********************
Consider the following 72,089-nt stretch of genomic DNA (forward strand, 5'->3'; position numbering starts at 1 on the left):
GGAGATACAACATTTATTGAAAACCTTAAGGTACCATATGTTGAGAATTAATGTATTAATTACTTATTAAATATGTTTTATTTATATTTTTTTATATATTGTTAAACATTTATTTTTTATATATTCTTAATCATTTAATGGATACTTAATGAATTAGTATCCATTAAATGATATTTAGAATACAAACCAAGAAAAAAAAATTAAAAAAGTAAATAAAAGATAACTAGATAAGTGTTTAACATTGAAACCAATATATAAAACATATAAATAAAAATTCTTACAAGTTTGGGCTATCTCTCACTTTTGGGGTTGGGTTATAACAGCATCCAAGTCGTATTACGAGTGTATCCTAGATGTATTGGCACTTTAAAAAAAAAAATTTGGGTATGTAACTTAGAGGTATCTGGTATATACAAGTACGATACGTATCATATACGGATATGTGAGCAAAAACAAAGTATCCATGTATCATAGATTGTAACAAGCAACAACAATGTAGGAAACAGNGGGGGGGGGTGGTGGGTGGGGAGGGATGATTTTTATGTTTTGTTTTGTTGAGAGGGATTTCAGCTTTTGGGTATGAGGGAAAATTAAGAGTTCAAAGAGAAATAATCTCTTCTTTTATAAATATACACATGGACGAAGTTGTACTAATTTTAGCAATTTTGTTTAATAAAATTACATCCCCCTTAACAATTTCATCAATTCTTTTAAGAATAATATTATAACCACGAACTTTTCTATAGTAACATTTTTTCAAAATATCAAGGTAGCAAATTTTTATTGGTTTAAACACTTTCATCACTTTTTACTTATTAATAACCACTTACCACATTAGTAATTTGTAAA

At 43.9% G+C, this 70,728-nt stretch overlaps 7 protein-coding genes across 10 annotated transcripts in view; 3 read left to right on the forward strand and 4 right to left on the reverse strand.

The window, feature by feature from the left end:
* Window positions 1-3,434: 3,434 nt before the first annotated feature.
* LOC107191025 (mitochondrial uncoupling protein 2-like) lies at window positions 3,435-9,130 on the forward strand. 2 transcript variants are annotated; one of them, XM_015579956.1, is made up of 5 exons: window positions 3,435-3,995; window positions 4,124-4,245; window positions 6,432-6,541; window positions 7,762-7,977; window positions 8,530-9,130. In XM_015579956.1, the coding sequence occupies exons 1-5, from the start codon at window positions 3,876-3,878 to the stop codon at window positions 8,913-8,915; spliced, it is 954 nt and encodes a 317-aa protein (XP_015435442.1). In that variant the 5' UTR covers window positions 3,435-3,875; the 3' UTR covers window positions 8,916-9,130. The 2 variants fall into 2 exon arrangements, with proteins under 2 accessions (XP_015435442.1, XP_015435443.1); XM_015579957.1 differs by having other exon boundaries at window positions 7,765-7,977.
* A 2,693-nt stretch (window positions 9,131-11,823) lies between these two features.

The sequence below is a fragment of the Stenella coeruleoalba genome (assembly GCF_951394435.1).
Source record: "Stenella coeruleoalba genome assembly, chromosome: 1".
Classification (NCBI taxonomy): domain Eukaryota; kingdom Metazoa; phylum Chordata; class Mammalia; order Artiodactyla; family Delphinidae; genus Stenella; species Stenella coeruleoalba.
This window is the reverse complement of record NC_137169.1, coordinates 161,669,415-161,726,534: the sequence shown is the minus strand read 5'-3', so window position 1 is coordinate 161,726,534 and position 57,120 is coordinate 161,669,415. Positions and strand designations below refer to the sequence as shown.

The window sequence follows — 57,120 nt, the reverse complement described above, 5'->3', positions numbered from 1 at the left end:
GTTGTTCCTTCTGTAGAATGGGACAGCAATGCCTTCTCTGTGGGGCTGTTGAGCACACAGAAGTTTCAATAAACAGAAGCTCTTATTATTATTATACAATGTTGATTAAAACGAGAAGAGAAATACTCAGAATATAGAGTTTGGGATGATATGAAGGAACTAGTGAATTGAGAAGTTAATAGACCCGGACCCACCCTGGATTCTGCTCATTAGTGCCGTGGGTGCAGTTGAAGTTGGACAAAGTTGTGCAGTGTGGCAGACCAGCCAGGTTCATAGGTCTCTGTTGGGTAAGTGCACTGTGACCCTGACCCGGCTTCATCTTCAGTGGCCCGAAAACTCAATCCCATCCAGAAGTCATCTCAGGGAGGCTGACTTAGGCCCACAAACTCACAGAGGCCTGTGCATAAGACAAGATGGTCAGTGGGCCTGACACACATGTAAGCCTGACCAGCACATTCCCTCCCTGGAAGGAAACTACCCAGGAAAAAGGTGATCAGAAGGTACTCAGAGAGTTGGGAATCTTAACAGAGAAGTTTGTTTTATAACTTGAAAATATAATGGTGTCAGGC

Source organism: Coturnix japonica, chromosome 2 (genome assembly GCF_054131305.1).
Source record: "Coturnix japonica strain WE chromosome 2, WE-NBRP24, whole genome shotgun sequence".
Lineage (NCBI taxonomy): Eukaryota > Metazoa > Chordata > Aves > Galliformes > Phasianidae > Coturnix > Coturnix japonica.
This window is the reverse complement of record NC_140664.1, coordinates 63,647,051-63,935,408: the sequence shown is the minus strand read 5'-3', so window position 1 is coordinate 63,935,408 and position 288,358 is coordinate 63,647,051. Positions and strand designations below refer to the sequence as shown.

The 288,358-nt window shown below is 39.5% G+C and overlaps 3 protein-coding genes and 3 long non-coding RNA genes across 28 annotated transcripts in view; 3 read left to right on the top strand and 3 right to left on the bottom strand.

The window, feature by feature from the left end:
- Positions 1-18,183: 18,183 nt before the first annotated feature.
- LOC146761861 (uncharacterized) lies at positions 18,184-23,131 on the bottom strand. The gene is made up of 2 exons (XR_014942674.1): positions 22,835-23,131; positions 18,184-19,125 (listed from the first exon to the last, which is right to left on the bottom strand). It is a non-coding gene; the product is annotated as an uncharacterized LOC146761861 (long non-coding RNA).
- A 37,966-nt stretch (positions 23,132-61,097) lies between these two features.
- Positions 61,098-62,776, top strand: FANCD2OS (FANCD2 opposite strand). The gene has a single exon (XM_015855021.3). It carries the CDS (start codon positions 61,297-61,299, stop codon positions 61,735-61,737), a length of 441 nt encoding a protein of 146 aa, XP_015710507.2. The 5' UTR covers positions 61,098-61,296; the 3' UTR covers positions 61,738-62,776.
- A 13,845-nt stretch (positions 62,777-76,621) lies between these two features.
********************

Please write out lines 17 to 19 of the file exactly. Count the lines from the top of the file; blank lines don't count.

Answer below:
This window is the reverse complement of record NC_140664.1, coordinates 63,647,051-63,935,408: the sequence shown is the minus strand read 5'-3', so window position 1 is coordinate 63,935,408 and position 288,358 is coordinate 63,647,051. Positions and strand designations below refer to the sequence as shown.

The 288,358-nt window shown below is 39.5% G+C and overlaps 3 protein-coding genes and 3 long non-coding RNA genes across 28 annotated transcripts in view; 3 read left to right on the top strand and 3 right to left on the bottom strand.

The window, feature by feature from the left end: